If you're the Miami Heat, what are some useful things to have in your toolbox when facing the Boston Celtics? For one, how about a point guard who can deliver the ball to LeBron James or Wade, then set up on the weak side and bury a 3-pointer when the ball is reversed? As the primary point guard for the Heat over the past month or so, Bibby has improved the Heat's spacing and offensive efficiency. He's shooting 49.3 percent from beyond the arc, not turning the ball over, and setting screens (of varying legality, but almost always useful) for James and the Heat's bigs. Unfortunately for Miami, you also need a point guard who can slow down Rondo and handle a mismatch if necessary and Bibby gives you very little of that. On one hand, Erik Spoelstra prefers for his point guards to play a bit off Rondo, which, in theory, should help a laterally challenged defender like Bibby. But Rondo has proved that, when he's playing well, he'll just gobble up all that space, draw the defense, then unleash a sick pass to a cutting teammate. The other thing about Rondo? He actually doesn't kill the Celtics from midrange, where he shoots 41 percent between 16 and 23 feet -- better than Jameer Nelson or Joe Johnson. The biggest concern for the Heat might be covering for Bibby on the switch. There isn't a small forward in the league who loves drawing a mismatch more than Pierce does. So if Bibby is on Rondo, watch for a slew of 1-3 pick-and-rolls, which will allow Pierce to draw Bibby, post him up and back him down. At that point, the Heat's help defense will have to make quick, smart, sharp decisions.
The big picture and LeBron
Wade said at Heat practice on Saturday that, in sizing up Boston, we can't go on what we see on TV. The way the Celtics play against the rest of the league isn't the way they play against Miami. The Celtics clearly don't like the Heat. That much was evident on opening night and, though much has changed for both teams, that dynamic hasn't changed a bit. Over the course of the season, both Wade and James have spoken deferentially about the Celtics. They've tipped their hat to the collective time the Celtics spent together as a cohesive unit and the intensity born out of that mutual experience. What they haven't done is beaten Boston once in three chances this season -- and Sunday is Miami's finally opportunity. For the Heat to overcome the Celtics, Wade must play better (as discussed above) -- but LeBron must play transcendently. Usually we caution LeBron not to be lured into long jumpers, but with Boston that's not an issue. Whether he decides to launch from the outside or put the ball on the floor, the Celtics will be primed. Pierce can't wait to torment LeBron, to claw at him on the perimeter. He'll tease LeBron with the slightest opening, then use his heft to push LeBron off course. All of the offseason optics, prognostication and hype really come down to one thing: Can LeBron James accomplish in Miami what couldn't be accomplished in Cleveland? Sunday afternoon is the first graduate-level test of that proposition.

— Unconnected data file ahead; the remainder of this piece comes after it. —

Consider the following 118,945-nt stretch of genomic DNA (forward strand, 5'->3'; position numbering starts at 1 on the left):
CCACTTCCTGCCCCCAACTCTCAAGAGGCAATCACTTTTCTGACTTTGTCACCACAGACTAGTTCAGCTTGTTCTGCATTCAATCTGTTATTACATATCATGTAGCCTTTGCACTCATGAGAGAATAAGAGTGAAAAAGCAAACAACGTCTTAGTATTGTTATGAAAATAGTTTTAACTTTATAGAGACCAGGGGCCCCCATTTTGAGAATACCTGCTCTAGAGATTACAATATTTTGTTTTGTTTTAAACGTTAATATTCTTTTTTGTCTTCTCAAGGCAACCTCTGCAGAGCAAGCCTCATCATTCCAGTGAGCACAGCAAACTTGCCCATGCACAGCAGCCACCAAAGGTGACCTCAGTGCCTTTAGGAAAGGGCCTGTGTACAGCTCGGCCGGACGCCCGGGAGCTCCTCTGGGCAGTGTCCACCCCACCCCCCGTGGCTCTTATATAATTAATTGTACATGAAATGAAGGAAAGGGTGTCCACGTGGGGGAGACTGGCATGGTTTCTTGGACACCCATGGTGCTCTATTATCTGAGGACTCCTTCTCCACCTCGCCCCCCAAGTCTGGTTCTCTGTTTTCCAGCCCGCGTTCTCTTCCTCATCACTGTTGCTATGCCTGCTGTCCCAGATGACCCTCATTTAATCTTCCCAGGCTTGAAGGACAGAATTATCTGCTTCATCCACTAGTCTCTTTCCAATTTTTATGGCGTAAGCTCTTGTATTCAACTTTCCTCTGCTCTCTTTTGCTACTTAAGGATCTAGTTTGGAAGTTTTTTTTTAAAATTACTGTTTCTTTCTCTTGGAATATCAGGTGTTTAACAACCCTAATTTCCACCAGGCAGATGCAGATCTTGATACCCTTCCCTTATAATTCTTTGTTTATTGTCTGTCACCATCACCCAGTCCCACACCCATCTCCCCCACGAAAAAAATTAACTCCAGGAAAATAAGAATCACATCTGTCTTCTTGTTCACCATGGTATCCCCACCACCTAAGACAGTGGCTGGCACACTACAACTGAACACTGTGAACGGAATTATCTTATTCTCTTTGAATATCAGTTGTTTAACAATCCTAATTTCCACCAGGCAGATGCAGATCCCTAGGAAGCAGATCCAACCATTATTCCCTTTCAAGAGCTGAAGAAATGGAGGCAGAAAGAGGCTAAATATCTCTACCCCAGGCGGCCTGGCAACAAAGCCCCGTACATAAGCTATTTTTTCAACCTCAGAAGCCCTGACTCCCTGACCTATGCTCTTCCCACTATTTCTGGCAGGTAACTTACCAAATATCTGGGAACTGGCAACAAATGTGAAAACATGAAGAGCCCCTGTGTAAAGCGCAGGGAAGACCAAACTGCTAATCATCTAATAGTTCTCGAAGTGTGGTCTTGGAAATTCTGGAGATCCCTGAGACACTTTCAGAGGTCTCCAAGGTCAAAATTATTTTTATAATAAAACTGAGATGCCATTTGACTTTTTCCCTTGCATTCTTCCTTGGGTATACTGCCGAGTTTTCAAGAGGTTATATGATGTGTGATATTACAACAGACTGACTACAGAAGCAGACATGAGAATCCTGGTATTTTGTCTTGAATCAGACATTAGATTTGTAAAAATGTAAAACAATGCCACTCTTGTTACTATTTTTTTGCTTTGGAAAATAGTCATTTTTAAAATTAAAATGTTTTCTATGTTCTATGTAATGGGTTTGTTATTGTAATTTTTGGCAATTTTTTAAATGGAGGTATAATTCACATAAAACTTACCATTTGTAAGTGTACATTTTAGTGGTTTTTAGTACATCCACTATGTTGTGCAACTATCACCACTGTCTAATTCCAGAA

No Perkins, no problem?
At Saturday’s practice, Spoelstra was asked whether the Celtics are more vulnerable now that Kendrick Perkins is gone. Spoelstra’s answer? It’s exaggerated. “They’re still very good defensively. There’s always an adjustment period when you add players and we went through the same thing. You have to respect what they’re capable of.” While Perkins was a one-on-one stopper, it’s a reach to suggest he was the anchor of the Celtics' defense. That responsibility falls on Garnett, and he’s still as strong a deterrent as any player outside Orlando. In Perkins’ place, the Celtics will likely deploy a three-headed attack with Jermaine O’Neal (who missed Friday’s game against the Wizards but is expected to return to the C’s starting lineup Sunday), Nenad Krstic and Glen Davis. The days of O’Neal stuffing opposing offenses are long gone, but he still takes up space in the interior and alters shots near the rim. And as the Heat have learned this season, when the Celtics “go small” and insert Davis into the lineup, they aren’t really going small at all. Davis has the quickness, size and IQ to stay with any of the Heat’s centers and, for good reason, Doc Rivers never shows hesitation in playing him when he needs a body there. And Krstic? He’s a mirror image of Zydrunas Ilgauskas and he hasn’t held the defense back. In fact, the Celtics have allowed two points fewer per 100 possessions (that’s good for the Celtics) with Krstic on the court compared to Perkins. The Celtics' defense has been airtight ever since Perkins left; don’t let the one-game sample size of the Bulls assault fool you.